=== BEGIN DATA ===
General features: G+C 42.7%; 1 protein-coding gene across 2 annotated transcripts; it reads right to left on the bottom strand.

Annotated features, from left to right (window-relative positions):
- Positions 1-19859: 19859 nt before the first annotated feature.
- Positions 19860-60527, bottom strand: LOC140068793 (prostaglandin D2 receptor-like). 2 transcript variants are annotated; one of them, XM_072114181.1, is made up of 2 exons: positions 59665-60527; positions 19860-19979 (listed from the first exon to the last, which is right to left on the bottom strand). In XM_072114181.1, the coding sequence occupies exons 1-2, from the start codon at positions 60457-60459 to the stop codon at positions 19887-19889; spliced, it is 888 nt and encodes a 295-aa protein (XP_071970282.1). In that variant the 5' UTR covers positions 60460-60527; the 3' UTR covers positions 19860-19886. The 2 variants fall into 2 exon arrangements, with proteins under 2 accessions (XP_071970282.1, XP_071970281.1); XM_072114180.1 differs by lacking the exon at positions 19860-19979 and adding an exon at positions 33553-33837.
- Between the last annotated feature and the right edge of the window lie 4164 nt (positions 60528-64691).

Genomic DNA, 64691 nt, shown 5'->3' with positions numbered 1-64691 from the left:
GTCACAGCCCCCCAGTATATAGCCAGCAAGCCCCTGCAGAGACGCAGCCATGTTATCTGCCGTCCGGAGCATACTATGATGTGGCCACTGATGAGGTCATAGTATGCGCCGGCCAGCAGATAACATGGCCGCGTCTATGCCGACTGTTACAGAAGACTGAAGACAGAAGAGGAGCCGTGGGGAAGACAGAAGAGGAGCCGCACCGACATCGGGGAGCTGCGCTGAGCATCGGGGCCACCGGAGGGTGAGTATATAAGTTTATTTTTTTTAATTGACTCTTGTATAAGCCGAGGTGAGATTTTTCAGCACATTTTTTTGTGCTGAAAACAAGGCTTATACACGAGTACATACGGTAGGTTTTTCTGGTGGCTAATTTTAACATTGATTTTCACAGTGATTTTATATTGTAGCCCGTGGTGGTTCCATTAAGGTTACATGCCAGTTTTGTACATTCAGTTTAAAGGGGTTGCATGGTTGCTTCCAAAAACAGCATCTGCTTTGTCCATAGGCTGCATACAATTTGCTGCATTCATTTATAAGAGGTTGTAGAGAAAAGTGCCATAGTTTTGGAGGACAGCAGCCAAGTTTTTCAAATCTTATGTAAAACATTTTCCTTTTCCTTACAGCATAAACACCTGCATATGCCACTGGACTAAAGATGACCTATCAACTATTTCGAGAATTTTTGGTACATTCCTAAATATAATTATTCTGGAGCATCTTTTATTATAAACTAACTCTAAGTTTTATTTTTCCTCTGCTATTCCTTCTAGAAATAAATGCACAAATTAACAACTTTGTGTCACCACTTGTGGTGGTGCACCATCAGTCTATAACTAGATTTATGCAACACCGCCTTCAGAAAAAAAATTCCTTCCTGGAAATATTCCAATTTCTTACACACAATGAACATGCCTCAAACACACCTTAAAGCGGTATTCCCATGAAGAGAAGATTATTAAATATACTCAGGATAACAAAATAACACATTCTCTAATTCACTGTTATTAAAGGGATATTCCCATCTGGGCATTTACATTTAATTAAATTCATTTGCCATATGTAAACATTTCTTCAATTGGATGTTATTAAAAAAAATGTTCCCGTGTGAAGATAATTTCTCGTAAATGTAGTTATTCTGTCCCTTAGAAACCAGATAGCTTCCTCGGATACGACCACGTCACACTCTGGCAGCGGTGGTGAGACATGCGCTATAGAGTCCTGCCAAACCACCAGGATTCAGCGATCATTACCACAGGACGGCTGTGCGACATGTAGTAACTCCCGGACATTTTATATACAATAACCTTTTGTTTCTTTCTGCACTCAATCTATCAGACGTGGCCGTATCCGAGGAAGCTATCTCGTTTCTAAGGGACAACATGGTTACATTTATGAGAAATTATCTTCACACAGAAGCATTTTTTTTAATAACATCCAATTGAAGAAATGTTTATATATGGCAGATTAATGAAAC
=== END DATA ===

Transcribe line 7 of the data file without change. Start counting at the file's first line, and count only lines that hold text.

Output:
GTCACAGCCCCCCAGTATATAGCCAGCAAGCCCCTGCAGAGACGCAGCCATGTTATCTGCCGTCCGGAGCATACTATGATGTGGCCACTGATGAGGTCATAGTATGCGCCGGCCAGCAGATAACATGGCCGCGTCTATGCCGACTGTTACAGAAGACTGAAGACAGAAGAGGAGCCGTGGGGAAGACAGAAGAGGAGCCGCACCGACATCGGGGAGCTGCGCTGAGCATCGGGGCCACCGGAGGGTGAGTATATAAGTTTATTTTTTTTAATTGACTCTTGTATAAGCCGAGGTGAGATTTTTCAGCACATTTTTTTGTGCTGAAAACAAGGCTTATACACGAGTACATACGGTAGGTTTTTCTGGTGGCTAATTTTAACATTGATTTTCACAGTGATTTTATATTGTAGCCCGTGGTGGTTCCATTAAGGTTACATGCCAGTTTTGTACATTCAGTTTAAAGGGGTTGCATGGTTGCTTCCAAAAACAGCATCTGCTTTGTCCATAGGCTGCATACAATTTGCTGCATTCATTTATAAGAGGTTGTAGAGAAAAGTGCCATAGTTTTGGAGGACAGCAGCCAAGTTTTTCAAATCTTATGTAAAACATTTTCCTTTTCCTTACAGCATAAACACCTGCATATGCCACTGGACTAAAGATGACCTATCAACTATTTCGAGAATTTTTGGTACATTCCTAAATATAATTATTCTGGAGCATCTTTTATTATAAACTAACTCTAAGTTTTATTTTTCCTCTGCTATTCCTTCTAGAAATAAATGCACAAATTAACAACTTTGTGTCACCACTTGTGGTGGTGCACCATCAGTCTATAACTAGATTTATGCAACACCGCCTTCAGAAAAAAAATTCCTTCCTGGAAATATTCCAATTTCTTACACACAATGAACATGCCTCAAACACACCTTAAAGCGGTATTCCCATGAAGAGAAGATTATTAAATATACTCAGGATAACAAAATAACACATTCTCTAATTCACTGTTATTAAAGGGATATTCCCATCTGGGCATTTACATTTAATTAAATTCATTTGCCATATGTAAACATTTCTTCAATTGGATGTTATTAAAAAAAATGTTCCCGTGTGAAGATAATTTCTCGTAAATGTAGTTATTCTGTCCCTTAGAAACCAGATAGCTTCCTCGGATACGACCACGTCACACTCTGGCAGCGGTGGTGAGACATGCGCTATAGAGTCCTGCCAAACCACCAGGATTCAGCGATCATTACCACAGGACGGCTGTGCGACATGTAGTAACTCCCGGACATTTTATATACAATAACCTTTTGTTTCTTTCTGCACTCAATCTATCAGACGTGGCCGTATCCGAGGAAGCTATCTCGTTTCTAAGGGACAACATGGTTACATTTATGAGAAATTATCTTCACACAGAAGCATTTTTTTTAATAACATCCAATTGAAGAAATGTTTATATATGGCAGATTAATGAAAC